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There's no proven link between credit histories and insurance claims, and insurance scoring often can be random and unfair. It's time to limit the practice.

By Money Staff Nov 3, 2010 7:57PM

This post comes from MSN Money's Liz Pulliam Weston.


Liz Pulliam WestonThe fact that credit scores correlate with insurance claims is pretty well-established. People with bad credit cost insurers more, and people with good credit cost insurers less.

But anyone who pretends to know why that's true is blowing air up your skirt.

Because nobody knows why. There are plenty of theories, such as:

  • People with good credit are more careful drivers or homeowners.
  • People with bad credit are less likely to have money to pay claims out of pocket.
  • People with bad credit are more likely to be impulsive/aggressive/bad at judging risk.

Russian crackdown has led to a dramatic drop, but expect it to be temporary.

By Karen Datko Nov 3, 2010 6:37PM

Enjoy the drop in Viagra spam traffic while you can. (Don't claim you didn't notice.) It's expected to be somewhat brief, as others move in to fill a void authorities say was created by an investigation of Igor A. Gusev, Russia's reputed "spam king."

Viagra and other prescription drug spam reportedly dropped by 20% worldwide -- 50 billion e-mails a day -- when the Russian computer police got involved.


Consumer Reports surveyed bespectacled readers about their purchasing experiences.

By Karen Datko Nov 3, 2010 4:13PM

This post comes from James Limbach at partner site


Shopping for eyeglasses isn't easy, especially when frames can cost well over $200 a pair -- even without the fancy add-ons and logos. But a Consumer Reports survey found that a great pair of eyeglasses doesn't have to break the bank.

The magazine surveyed more than 30,000 of its bespectacled readers about their most recent purchase of a pair of glasses and found that Costco topped the ratings of eyeglass retailers, which included large chains, independent local optical shops, and private doctor's offices.


Amazon launches new FB service, boosting retail move toward social networking and mobile commerce.

By Teresa Mears Nov 3, 2010 2:44PM

You check Facebook and realize that, once again, you've forgotten your niece's birthday. She's away at college in another town, so mailing brownies is out of the question if you want them to arrive in time. And you refuse to indulge in those lame Facebook games that involve spending real money for virtual gifts.

Retailers have indeed seen your need. This week, Amazon launched a new app with which you can send your friends gift cards via Facebook. You may see more apps like it soon.

Amazon gift cards have long been available via e-mail. Making them available on Facebook is another way to integrate shopping with a service that reminds participants of friends' birthdays and lets people share their shopping experiences online.


Research shows that interruptions can make pleasant things more pleasurable, and unpleasant things even worse.

By Karen Datko Nov 3, 2010 1:54PM

This guest post comes from Pop at Pop Economics.


Sometimes, I read a study and go, "Hahaha, yeah, right." Most often, I then proceed to do exactly what the study says I would do. This is one of those studies.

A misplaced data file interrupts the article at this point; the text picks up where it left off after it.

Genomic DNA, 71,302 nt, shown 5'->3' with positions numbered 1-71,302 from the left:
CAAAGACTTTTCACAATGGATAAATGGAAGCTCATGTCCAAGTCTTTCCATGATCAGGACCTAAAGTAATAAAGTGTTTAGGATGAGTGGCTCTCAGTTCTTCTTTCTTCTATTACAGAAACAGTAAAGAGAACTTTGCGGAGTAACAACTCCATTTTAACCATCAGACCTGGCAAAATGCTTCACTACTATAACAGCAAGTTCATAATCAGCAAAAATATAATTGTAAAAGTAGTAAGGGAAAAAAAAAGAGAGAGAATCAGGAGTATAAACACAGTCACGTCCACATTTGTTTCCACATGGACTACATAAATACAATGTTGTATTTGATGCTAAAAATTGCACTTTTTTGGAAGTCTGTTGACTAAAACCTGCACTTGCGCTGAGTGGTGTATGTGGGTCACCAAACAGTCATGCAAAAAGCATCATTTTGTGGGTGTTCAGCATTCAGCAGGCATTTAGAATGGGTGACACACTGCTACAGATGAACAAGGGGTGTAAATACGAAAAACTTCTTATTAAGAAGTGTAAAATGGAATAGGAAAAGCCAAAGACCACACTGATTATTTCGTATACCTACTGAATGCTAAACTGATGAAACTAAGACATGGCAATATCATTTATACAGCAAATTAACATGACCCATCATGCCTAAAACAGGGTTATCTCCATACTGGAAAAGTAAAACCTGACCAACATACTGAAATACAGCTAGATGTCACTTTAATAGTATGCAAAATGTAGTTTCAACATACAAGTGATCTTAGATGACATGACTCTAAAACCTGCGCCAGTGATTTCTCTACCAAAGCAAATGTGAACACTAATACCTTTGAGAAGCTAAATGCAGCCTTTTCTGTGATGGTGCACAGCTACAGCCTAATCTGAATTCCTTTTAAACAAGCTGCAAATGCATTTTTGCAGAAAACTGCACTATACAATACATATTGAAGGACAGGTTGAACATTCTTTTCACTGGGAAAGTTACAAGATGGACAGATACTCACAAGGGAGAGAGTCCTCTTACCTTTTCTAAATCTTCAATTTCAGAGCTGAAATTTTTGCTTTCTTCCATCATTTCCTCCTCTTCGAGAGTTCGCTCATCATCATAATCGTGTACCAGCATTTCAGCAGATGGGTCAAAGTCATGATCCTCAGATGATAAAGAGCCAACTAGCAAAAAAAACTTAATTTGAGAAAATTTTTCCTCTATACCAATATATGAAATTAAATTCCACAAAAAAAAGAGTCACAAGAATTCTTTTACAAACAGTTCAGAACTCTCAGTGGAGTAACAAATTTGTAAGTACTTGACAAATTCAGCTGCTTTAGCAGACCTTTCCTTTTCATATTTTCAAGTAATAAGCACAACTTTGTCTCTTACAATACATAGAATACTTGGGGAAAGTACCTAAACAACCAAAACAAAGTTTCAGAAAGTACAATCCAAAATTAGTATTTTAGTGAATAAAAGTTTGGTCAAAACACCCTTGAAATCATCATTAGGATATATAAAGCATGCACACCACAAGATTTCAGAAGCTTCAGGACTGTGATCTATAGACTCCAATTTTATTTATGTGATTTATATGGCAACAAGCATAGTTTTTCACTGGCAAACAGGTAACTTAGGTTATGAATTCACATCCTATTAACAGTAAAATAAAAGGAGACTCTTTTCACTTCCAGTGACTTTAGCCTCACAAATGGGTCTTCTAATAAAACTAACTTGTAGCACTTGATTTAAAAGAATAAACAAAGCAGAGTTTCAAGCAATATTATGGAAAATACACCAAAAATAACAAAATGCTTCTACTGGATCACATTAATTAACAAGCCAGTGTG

I mean, how would you react if the study title was, literally, "Enhancing the Television‐Viewing Experience through Commercial Interruptions"?

A couple years ago, Leif Nelson of UC Berkeley and Tom Meyvis of NYU decided to measure how much our pleasure in watching a TV program diminished when it was interrupted by commercials.


More banks are paying you to open accounts, but 'free' money has a cost.

By Karen Datko Nov 3, 2010 12:26PM

This Deal of the Day comes from AnnaMaria Andriotis at partner site SmartMoney.


There is no such thing as free money -- unless, of course, you want to open a checking account. Several banks have started offering cold, hard cash to get new customers in the door.


But hidden in the fine print are fees and rules that will wipe out the windfall.


Cash incentive offers have more than doubled over the last year, says Schwark Satyavolu, chief executive of, which tracks bank account trends.


The chaos that moving creates affects all aspects of our lives.

By Karen Datko Nov 3, 2010 8:38AM

This post comes from Kentin Waits at partner blog Wise Bread.


The thought of moving is enough to strike fear in the hearts of the bravest souls. Relocating on the cheap -- without the benefit of a team of professional movers, a sea of boxes and bubble wrap, and a small fleet of vans -- well, that's just plain hard.

But, for most of us, high-end moving services aren't part of our reality, and moving involves straining the bonds of friendship, frustrating all-night packing marathons, and eating croutons and bacon bits for lunch because we've packed the rest of the food.


With some simple preparation, a laser-like focus, and lots of patience, moving on a budget can be less of a hassle. Here are eight tips for successful DIY moving:


Brazilian court orders fast-food giant to pay former employee who gained 65 pounds on the job.

By Karen Datko Nov 2, 2010 7:33PM

This post comes from Jon Hood at partner site


McDonald's has lost a high-profile obesity lawsuit, with a Brazilian court ordering the fast-food giant to pay $17,500 to a former manager who says he gained 65 pounds while working at a franchise.

The employee, whose identity was not made public, said he went from about 155 to 231 pounds during his time with the company. The plaintiff said the random presence of "mystery clients" -- who are tasked with visiting franchises and evaluating their food quality, cleanliness and customer service -- made him feel obliged to sample the food every day.



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